But when Mick arrived at 4pm many fears were allayed. He was his usual chirpy self. He had been carrying extra camera equipment, had been readjusting the fixed line, had been helping Lakpa Dorje Sherpa whose oxygen apparatus had failed and his own oxygen had run out when he was 60 m below the Camp. He could see the hardworn line of Doug and Dougal's steps stretching beckoningly upwards. With the summit of the highest mountain on earth so accessible, what mountaineer would deny himself at least a try?

By dawn the following morning a chain of circumstances had been set in motion. Pete and Pertemba had reached the end of the fixed ropes and were convinced that oxygen difficulties had forced Martin and Mick to retreat. There was no-one in sight. They kicked away the spindrift from the tracks and moved unroped away from the end of the fixed ropes across the 300m traverse to the S Summit Gully. There they jumared gratefully up a fixed line hanging over a rock step in the gully. Looking down they could see a solitary sitting figure far back across the traverse and presumed it was Martin watching their progress before he turned back disappointedly to Camp 6. Meanwhile for those back at Camp 2 the view lacked the sunlit immediacy of 2 days before. The weather was changing and the cloud level was down to 8,200m.

At 10am Pete and Pertemba were standing on the S Summit but Pertemba's wayward oxygen set was re-enacting Dougal's ice block and it was 1 ½ hours and several cold fingers later before they began, roped now, to move along the summit ridge. They were not to be greeted on the summit by the shifting light patterns of a great panorama. Instead, visibility was down to 50 m and the sun was shining through the clouds above them. Pertemba attached a Nepalese flag to the maypole.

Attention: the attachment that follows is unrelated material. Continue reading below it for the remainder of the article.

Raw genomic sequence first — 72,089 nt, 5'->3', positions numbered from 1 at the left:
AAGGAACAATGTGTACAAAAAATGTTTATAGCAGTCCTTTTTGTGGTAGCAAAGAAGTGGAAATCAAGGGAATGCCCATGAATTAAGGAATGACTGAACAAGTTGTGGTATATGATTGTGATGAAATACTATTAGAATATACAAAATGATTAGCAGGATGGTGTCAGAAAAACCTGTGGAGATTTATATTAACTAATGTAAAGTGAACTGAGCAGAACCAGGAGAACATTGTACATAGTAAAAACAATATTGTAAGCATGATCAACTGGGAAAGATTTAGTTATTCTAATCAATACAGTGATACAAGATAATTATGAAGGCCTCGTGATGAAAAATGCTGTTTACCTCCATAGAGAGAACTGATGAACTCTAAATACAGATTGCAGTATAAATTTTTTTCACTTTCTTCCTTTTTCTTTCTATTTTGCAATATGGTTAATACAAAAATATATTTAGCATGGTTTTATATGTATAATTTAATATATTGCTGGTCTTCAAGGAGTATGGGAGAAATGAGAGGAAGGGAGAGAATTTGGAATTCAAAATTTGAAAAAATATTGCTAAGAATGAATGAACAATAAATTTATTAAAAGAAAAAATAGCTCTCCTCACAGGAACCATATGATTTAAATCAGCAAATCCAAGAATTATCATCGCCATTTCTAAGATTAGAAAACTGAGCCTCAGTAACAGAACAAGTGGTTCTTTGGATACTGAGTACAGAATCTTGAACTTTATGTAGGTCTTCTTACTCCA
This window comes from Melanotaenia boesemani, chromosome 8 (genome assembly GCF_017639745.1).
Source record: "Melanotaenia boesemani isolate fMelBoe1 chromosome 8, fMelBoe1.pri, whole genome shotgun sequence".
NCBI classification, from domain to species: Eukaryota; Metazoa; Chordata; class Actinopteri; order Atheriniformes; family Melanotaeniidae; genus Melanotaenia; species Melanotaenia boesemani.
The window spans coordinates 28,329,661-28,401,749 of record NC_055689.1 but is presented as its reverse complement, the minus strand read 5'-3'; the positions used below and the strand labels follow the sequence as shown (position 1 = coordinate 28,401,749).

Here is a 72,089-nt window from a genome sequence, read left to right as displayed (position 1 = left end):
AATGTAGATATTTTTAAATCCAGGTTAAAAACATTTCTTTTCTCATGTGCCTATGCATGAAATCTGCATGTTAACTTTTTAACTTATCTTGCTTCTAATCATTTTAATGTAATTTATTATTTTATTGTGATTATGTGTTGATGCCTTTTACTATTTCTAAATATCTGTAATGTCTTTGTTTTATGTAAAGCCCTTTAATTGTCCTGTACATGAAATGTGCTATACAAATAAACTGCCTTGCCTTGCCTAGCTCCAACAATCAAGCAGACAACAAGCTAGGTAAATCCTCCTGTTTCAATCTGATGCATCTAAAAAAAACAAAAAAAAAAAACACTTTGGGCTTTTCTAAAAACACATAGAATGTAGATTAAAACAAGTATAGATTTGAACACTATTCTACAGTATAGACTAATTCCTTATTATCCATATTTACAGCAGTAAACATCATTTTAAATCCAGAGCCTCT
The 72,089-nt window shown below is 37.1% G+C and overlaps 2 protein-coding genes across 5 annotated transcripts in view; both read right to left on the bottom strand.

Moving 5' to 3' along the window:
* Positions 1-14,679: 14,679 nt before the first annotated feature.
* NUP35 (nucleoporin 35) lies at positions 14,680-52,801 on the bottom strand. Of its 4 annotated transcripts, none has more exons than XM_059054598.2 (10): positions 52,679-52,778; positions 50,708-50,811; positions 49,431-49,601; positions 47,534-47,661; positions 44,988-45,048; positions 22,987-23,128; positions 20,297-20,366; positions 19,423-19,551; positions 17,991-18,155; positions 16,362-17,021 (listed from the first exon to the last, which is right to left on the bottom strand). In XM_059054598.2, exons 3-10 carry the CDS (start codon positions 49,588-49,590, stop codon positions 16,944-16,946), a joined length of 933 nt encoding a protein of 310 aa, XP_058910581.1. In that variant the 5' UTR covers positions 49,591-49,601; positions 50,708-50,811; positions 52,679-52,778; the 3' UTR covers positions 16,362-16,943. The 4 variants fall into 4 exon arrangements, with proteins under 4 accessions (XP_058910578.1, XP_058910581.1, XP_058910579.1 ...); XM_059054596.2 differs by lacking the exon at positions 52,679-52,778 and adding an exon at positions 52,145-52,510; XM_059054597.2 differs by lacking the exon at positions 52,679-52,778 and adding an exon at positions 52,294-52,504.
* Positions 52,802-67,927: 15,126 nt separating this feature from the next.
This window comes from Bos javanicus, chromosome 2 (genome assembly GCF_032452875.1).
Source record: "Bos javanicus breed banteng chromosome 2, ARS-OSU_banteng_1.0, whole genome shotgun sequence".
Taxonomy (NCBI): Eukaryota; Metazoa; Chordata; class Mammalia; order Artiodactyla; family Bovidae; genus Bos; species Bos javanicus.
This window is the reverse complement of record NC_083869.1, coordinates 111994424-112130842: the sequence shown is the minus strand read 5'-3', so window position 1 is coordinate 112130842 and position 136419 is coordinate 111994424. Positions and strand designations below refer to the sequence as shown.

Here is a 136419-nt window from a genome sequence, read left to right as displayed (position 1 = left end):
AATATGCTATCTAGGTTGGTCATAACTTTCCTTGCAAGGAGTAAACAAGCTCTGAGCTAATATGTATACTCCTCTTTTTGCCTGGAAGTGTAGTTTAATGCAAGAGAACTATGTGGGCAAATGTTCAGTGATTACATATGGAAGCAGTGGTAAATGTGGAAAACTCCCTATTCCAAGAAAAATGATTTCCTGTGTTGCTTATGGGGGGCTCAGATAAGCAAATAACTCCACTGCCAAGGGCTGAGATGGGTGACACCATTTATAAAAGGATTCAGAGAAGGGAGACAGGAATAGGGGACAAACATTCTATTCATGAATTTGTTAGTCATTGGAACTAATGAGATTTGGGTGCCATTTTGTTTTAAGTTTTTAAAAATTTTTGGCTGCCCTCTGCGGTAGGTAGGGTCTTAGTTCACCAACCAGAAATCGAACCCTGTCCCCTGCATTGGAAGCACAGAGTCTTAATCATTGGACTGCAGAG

Haston on the Hillary step

On their descent they were amazed to see Mick through the mist. He was sitting on the snow only a few hundred metres down an easy angled snow­slope from the summit. He seemed cheerful, congratulated them and asked them to go back to the summit with him so he could do some filming. They declined thinking that since they were moving roped and he was so near the summit, that he would soon catch them up again as they pitched the descent. He asked them to wait for him by the big rock of the S Summit. Pete said 'See you soon' and they moved back down the ridge to the S Summit. Shortly after they had left him, the weather began to deteriorate. The sky and cornices and whirling snow merged together, visibility was reduced to 3 metres and all tracks were obliterated.

They waited nearly 1 ½ hours before deciding to go down. They very nearly did not get back. They had difficulty in finding the top of the gully, found the top of the fixed rope over the rock step in the dark and were covered by 2 powder snow avalanches whilst moving blindly down and across the traverse. It was dark when they found the end of the fixed ropes. Moving across the fixed rope, Pertemba lost a crampon and Pete fell down a rock step to be held on the rope. One of the sections of fixed rope had been swept away. Martin was waiting for them at Camp 6. He had turned back when his oxygen equipment had failed and his crampon had fallen off. Pete and Pertemba arrived back at 7:30 at night and the 3 of them were pinned down at the camp for a whole day and 2 nights whilst the storm continued unabated. Pertemba was snow-blind and Pete could not feel his feet. Martin suffered frost-bite in his fingers whilst clearing the snow that was burying the boxes as avalanches poured past and over the edge of the Rock Band.